If your recycling bin is overstuffed with pizza boxes and packaging from the last time you ordered online, you’re not alone.
The recent provincial public health orders — which closed bars and restaurants for dine-in and encourage Manitobans to stay home as much as possible — are having an effect on what we consume and what happens when it’s thrown out.
The City of Winnipeg has seen increases in the volume of material coming through the waste management system — both garbage headed for the landfill and recyclable material headed to the sorting plant.
The new GFL Environmental recycling plant was processing roughly 4,000 tonnes of material per month soon after being opened last year. That volume is increasing as Winnipeggers stay at home more.
Mark Kinsley, the city’s supervisor of waste diversion, says the statistics showed a first blip in the first partial lockdown in the spring and then again this fall.
“There has definitely has been a noticeable uptick that we attribute to the pandemic … it’s totally connected to people being at home and producing more of their own garbage at home as opposed to being out and that garbage staying whereever that may be,” Kinsley told CBC News.
The frequency with which people order goods on the Internet — and the cardboard that produces — has even been given a name based on the world’s largest online retailers.
“People are definitely ordering more. The ‘Amazon effect’ is an actual term in the industry, where way more cardboard is coming into these programs,” Kinsley said.
System can handle increased volumes
Kinsley says it can be difficult to pin down exactly how much of an increase in solid waste and recycling can be attributed to the pandemic.
The city entered into a new contract with GFL Environmental last year and its plant is set up differently from the facility the previous company operated. There are also seasonal upturns in volume and a natural growth in online shopping that would likely happen regardless of the health orders.
Kinsley says the good news is both the collection system and the processing facility can handle significant increases of solid waste and recycling.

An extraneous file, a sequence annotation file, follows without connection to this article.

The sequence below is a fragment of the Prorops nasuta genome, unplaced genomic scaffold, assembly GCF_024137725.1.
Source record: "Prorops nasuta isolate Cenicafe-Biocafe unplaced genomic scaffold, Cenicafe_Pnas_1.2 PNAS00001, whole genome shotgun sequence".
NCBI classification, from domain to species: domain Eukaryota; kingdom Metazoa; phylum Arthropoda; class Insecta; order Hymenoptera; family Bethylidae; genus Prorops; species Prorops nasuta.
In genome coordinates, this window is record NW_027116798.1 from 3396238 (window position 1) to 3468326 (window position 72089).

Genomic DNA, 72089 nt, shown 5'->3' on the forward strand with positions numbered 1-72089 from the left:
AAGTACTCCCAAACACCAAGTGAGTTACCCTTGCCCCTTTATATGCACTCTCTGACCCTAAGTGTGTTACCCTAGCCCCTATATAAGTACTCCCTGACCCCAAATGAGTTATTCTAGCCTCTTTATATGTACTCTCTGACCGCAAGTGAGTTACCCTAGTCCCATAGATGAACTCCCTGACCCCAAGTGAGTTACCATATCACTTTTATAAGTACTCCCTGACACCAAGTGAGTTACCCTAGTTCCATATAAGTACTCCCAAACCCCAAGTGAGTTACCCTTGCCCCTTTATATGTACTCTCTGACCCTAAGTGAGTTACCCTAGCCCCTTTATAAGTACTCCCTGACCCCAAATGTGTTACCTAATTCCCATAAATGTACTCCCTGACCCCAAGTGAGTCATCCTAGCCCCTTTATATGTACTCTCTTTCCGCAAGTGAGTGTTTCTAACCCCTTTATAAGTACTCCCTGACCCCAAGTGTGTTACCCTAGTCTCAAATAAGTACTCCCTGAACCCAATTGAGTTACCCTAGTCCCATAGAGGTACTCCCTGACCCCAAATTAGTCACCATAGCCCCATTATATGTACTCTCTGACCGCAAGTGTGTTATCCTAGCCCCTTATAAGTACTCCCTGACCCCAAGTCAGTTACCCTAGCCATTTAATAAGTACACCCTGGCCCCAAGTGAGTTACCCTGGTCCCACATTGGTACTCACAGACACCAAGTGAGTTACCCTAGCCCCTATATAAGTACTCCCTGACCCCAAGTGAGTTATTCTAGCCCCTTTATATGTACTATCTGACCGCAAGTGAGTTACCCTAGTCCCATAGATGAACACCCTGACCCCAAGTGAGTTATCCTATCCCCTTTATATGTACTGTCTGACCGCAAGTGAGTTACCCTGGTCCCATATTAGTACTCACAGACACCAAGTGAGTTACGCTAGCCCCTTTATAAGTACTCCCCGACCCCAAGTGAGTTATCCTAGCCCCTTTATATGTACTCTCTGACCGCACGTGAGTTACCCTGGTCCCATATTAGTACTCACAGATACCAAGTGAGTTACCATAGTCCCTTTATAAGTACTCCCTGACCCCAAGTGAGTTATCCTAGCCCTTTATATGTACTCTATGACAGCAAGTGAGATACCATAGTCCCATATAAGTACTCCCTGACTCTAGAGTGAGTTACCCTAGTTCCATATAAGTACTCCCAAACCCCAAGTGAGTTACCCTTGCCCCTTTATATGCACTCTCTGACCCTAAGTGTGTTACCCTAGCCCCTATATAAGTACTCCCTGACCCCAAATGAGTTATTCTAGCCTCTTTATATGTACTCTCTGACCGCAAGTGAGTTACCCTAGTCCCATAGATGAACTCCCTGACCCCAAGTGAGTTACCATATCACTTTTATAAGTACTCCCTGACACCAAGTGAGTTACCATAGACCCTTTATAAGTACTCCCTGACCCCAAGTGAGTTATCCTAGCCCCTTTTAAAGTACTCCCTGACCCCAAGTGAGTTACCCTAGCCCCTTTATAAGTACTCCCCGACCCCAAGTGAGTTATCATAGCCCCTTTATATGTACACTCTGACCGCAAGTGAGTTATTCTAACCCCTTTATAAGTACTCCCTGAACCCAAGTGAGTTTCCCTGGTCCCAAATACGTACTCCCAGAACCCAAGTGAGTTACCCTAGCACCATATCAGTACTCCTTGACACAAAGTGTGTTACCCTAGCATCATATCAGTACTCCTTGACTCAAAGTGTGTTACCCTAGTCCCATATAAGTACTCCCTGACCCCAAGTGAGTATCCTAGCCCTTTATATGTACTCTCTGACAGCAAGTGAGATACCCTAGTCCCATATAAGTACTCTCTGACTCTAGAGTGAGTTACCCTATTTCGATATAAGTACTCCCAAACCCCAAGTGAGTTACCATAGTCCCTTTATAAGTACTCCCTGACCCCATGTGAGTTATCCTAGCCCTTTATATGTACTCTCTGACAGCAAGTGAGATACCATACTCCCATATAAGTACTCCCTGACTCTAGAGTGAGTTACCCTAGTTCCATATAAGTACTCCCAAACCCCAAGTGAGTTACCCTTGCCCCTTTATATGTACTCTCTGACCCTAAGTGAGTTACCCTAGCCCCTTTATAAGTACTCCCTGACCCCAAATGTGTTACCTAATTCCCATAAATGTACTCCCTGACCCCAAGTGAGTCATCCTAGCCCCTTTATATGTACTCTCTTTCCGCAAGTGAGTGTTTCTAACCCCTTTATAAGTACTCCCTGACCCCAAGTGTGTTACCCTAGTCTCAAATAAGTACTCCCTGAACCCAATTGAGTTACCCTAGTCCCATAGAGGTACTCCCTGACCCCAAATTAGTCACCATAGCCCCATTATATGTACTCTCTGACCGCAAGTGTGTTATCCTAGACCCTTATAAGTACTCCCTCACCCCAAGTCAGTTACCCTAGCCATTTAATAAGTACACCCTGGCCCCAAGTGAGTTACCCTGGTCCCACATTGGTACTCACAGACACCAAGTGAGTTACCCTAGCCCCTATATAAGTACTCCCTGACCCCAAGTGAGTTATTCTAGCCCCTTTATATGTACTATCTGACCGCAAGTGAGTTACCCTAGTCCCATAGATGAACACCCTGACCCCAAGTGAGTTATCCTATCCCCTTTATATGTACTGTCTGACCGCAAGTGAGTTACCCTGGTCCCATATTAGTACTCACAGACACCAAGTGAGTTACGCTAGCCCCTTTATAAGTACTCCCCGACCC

“They can add equipment on the collection side. They can add staff time. You can do that quite quickly. On the processing side, it’s a matter of you adding time to how long the system is running,” Kinsley said.
Determining the effect on cost of all those Amazon boxes and take-out cartons requires a look at the balance the city has struck on its contract with GFL.
The city pays for any increase in volume through the massive recycling plant in the St. Boniface Industrial Park, but gets 100 per cent of any sales of the processed material.
“Recycling is based on volume, so the more there is the more it costs, but on the other hand once you sort it the more revenue you have coming back —so it goes both ways,” Kinsley says.
Kinsley says there is a stronger market these days for recycled material as more people order online and it arrives with the appropriate packaging.
The waste diversion supervisor is keen to promote the idea of recycling; the more reusable material the city can get, the more it keeps out of the landfill and send off for a second life somewhere else.
He says residents with an overflowing blue bin days before pickup can take the extra material to one of the city’s 4-R depots or transfer stations or just hold on to the extra cardboard and other items until the next pickup.
Kinsley does ask people to give a brief rinse to soiled items that are recyclable and mind what they throw into the bin is on the city’s list of material that is acceptable for reuse.
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